December 20, 2011
Humane Society International/Latin America and Costa Rican Government Launch Campaign to Combat Dogfighting
SAN JOSE, COSTA RICA — Humane Society International is working in conjunction with the Servicio Nacional de Salud Animal and the Ministerio de Agricultura y Ganaderia to launch a campaign against dogfighting in Costa Rica.
SENASA announced the launch of two new TV ads and printed materials, featuring boxer Hanna Gabriel, produced to educate the public about the cruelty of dogfighting. HSI's staff will work closely with SENASA to combat the widespread issue of this blood sport in Costa Rica when the campaign launches in 2012.
While dogfighting in Costa Rica is illegal, it is widespread and often surrounded by other criminal activity such as drugs, gang violence and alcohol abuse. The campaign will work to train law enforcement officials on handling busts and organize community outreach events. HSI will also work to involve youth at risk of becoming involved in dogfighting.
"Dogfighting is a cruel practice where even winning dogs often die because of their injuries,” said Cynthia Dent, regional director for HSI-Latin America. “We are thrilled that the Costa Rican government has prioritized going after dogfighting.” In addition to the new dogfighting program in 2012, the Costa Rican government is launching other animal welfare campaigns on stray animal and farm animal issues, among others.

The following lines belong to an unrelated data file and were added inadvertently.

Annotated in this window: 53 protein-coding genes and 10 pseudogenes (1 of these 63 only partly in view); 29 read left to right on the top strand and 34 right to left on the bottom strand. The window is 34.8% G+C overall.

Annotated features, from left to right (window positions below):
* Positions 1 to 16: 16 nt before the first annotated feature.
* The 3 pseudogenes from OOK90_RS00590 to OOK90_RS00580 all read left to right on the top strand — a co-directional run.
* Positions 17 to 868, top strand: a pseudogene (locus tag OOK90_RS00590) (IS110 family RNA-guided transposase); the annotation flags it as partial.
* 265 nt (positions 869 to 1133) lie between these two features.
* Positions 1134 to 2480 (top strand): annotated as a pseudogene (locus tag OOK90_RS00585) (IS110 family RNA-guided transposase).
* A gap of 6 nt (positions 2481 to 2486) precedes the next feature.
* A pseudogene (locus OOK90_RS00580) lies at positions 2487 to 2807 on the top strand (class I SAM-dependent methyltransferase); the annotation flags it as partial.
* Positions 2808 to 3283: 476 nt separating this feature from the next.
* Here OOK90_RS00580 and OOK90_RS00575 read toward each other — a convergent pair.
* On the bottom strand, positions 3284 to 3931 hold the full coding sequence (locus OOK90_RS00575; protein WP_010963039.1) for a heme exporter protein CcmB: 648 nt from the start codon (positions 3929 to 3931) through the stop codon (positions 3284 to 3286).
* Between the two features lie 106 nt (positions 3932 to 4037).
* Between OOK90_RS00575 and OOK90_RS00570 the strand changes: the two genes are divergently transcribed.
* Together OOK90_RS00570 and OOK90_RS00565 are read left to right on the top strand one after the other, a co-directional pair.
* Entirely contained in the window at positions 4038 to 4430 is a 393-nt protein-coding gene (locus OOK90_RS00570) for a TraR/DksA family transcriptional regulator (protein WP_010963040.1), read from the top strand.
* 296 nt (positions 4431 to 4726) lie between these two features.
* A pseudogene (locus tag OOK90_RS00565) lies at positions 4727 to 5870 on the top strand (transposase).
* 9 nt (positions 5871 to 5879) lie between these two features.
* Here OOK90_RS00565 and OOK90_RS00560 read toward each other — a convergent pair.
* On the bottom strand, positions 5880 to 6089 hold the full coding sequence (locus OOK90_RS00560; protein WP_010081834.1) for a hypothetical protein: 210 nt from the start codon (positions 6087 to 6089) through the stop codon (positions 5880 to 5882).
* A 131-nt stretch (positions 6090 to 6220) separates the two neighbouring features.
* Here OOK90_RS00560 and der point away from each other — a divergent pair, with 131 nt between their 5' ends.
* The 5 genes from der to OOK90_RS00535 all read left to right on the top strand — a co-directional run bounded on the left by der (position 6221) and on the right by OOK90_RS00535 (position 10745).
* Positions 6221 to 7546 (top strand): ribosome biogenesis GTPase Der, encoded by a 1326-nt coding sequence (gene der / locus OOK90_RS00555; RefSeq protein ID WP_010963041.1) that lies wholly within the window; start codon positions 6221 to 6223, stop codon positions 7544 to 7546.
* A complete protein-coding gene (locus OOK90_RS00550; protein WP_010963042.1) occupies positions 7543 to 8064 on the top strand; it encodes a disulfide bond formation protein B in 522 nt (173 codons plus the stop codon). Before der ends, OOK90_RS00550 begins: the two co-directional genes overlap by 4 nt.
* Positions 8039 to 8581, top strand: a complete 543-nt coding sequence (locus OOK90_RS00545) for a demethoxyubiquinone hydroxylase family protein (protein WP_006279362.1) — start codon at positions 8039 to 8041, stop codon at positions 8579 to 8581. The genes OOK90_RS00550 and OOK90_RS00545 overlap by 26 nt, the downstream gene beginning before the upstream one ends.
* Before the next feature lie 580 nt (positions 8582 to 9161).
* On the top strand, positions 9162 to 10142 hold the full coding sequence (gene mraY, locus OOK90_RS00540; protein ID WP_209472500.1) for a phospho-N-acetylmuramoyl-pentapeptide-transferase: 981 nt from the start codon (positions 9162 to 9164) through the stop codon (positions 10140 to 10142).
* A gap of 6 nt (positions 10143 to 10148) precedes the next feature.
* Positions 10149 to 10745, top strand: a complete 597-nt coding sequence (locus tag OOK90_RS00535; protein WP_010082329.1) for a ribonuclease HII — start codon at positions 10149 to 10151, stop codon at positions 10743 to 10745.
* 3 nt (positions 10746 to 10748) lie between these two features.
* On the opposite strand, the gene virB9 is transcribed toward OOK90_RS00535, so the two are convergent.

- Dogs fight to the death in dogfights, often with tens of thousands of dollars at stake.
- Dogfighters sometimes kill the losing dogs, and even winning dogs may die from their wounds.
- Police often discover drugs, guns and other crimes in connection with dogfights.
- HSI asks that anyone with information about animal fighting criminals contact SENASA.
Humane Society International and its partner organizations together constitute one of the world's largest animal protection organizations—backed by 11 million people. HSI fights for the protection of all animals through advocacy, education, and hands-on programs. On the Web at hsi.org.